One of the most visible things about LEED v.4 checklist is a revision of the long standing first credit category, Sustainable Sites. For urban projects especially this has been the largest category contributing points in many of our projects.
The v4 checklist jettisoned the credits that relate to site selection considerations into the aptly named Location & Transportation, keeping the on-the-ground site development considerations of habitat, open space, rainwater management, light pollution and heat island reduction under Sustainable Sites.
An additional new credit, Integrative Process was added to the top of the list outside of any category since the point of course is to look at how it can all work together. This new credit requires the design team to conduct and document a Discovery phase on their project to identify and evaluate opportunities and strategies EARLY in the development cycle. Addressing sustainability requirements early in the project cycle is now not only a good strategy for sustainable design, but critical to successful certification because Integrative Process, along with Site Assessment and the new fundamental Commissioning requirements all need to be addressed in early design phase.
Integrative Process entails identifying site characteristics and preliminary design concepts to inform a simple box energy model which will identify load reduction strategies in this discovery phase. Similarly, water systems are investigated relative to the site and programming to identify potential opportunities, and must include analysis of the use of at least one onsite non-potable water supply source to reduce municipal water or wastewater treatment demand by contributing to at least two water demands (indoor, outdoor, process).
Site Assessment is a new credit that can build on a project’s SEPA (State Environmental Protection Assessment) process and should also inform early design regarding site design. Ideally, the worksheet will be filled out during that early land use and entitlement phase and include consideration of the items not in SEPA such as greenfield area measurements, estimated TR-55 initial water storage (a simplified stormwater modeling tool, available from https://www.nrcs.usda.gov/wps/portal/nrcs/detailfull/national/water/?cid=stelprdb1042901), among others. What is critical for design teams is to be able to articulate how particular information influenced the project design.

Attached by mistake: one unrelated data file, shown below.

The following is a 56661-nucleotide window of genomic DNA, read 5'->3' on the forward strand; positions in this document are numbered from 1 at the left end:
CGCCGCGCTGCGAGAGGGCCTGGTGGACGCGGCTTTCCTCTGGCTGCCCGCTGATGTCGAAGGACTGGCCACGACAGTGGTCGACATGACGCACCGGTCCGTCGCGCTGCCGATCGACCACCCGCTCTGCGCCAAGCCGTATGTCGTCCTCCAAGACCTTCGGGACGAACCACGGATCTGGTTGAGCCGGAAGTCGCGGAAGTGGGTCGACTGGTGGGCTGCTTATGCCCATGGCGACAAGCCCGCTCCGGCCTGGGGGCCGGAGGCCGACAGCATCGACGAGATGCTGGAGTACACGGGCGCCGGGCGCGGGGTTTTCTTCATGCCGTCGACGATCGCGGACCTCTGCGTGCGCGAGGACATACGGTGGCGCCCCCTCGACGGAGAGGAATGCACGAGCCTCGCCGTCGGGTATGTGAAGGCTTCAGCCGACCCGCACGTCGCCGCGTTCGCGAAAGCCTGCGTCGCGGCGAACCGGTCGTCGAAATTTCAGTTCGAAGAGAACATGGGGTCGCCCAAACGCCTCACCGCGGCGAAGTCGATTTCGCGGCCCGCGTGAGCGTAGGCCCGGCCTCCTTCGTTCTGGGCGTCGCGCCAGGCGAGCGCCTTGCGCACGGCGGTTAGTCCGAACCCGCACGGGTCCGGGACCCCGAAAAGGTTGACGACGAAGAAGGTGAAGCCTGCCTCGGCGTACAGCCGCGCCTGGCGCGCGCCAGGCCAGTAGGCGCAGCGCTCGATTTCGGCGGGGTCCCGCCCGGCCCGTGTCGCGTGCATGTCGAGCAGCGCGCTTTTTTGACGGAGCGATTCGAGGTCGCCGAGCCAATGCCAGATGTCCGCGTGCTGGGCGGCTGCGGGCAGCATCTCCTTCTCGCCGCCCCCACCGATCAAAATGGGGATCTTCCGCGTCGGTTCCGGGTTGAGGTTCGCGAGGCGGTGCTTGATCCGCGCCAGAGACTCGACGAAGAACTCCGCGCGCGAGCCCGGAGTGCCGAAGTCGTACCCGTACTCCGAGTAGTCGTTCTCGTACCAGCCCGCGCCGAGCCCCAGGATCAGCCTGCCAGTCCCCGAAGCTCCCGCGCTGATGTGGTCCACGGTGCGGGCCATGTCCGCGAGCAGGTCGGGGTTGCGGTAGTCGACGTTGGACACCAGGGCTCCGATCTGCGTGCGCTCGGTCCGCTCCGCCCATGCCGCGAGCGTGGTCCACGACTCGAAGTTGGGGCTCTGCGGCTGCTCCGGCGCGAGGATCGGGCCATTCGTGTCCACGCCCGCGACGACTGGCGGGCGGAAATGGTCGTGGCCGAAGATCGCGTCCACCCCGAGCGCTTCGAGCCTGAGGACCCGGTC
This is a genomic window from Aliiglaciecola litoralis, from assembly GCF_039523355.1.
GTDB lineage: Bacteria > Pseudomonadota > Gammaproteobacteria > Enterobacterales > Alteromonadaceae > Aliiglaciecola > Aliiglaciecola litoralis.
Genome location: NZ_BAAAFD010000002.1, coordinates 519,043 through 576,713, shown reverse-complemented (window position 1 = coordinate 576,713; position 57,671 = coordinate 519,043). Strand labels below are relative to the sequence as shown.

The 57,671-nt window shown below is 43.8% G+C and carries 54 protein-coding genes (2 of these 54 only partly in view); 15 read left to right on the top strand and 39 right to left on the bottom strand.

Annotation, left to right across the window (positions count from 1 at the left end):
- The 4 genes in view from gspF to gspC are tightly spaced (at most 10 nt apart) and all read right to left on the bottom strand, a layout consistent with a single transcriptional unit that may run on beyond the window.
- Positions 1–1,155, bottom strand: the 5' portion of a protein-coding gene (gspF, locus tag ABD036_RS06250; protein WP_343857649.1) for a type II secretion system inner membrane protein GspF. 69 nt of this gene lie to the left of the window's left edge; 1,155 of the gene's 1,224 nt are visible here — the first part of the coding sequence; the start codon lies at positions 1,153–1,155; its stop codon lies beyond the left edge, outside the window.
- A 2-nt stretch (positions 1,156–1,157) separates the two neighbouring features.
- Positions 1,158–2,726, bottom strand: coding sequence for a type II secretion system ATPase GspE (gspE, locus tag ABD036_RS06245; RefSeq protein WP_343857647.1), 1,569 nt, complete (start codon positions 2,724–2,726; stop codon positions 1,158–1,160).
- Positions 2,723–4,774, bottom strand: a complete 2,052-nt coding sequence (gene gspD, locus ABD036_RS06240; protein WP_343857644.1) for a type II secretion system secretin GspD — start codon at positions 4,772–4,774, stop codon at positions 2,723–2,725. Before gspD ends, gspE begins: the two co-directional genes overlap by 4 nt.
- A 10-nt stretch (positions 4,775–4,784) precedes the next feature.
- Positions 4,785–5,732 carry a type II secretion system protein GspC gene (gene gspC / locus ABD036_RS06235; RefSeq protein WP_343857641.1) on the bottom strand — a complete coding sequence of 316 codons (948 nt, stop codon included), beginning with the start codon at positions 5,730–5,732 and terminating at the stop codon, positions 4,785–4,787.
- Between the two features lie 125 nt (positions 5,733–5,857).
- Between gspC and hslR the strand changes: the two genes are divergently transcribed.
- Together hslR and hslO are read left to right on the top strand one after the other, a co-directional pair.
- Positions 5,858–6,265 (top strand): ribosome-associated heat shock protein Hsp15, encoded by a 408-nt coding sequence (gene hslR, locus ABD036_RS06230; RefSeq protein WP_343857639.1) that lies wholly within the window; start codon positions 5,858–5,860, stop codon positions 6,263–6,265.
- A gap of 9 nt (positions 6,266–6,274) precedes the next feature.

Beyond the nomenclature, as with all of v.4 the most notable change is the increase in requirements or performance threshold along with a drop in points awarded for particular credits.
The Green Vehicles credit is a case in point – the previous version (Alternative Transportation: Low Emitting and Electric Vehicles) awarded three points for 5% preferred parking OR charging stations. The new credit requires both 5% preferred parking AND an additional 2% of spaces anywhere on site with charging/fueling stations for one point.
The shift in points relative to cost and effort has all but eliminated what were readily-attainable blocks of points that projects could count on. In a few instances though, a threshold has been added that allows projects that might not have qualified in the past to get a point to pursue a strategy with appropriate requirements.
A good example of this is the Surrounding Density and Diverse Uses credit – in prior versions this was rarely achievable for warehouse projects and other suburban or rural locations, but v4 offers a specific pathway for Warehouse & Distribution with two points for locating on previously developed industrial or commercially land, with an extra point for a site that is adjacent to current industrial or commercial development. A further one or two points are obtained for proximity to distribution-related transportation resources.
Several credits are merged and purportedly offer more straightforward or flexible documentation pathways. Storm water–now Rainwater, and Heat Island Reduction fall into this category; what were two credits for each are now one and the criteria reflect a more integrated approach to evaluating compliance. Rainwater Management now offers different pathways for zero lot line projects and others based on thresholds for different percentile rainfall events (95 or 98, and 85 for zero lot line) but they require an integrated approach use low impact development and green infrastructure on site.
The Brownfield credit has been subsumed in the new High Priority Site credit which encourages projects in specific economic and historical development districts. The brownfield option is now awarded more points though it also focuses only on the site not the buildings that might be demolished, so asbestos and lead no longer qualify, while soil and water remediation is now worth 2 points for New Construction and 3 for Core and Shell.
Overall the restructuring adds some clarity to these areas of the checklist and some interesting new opportunities to achieve points. Since the goal of LEED is to transform the construction and buildings market, raising the bar is to be expected. As v.4 is more widely used, expect some of the growing pains that changes cause to improve.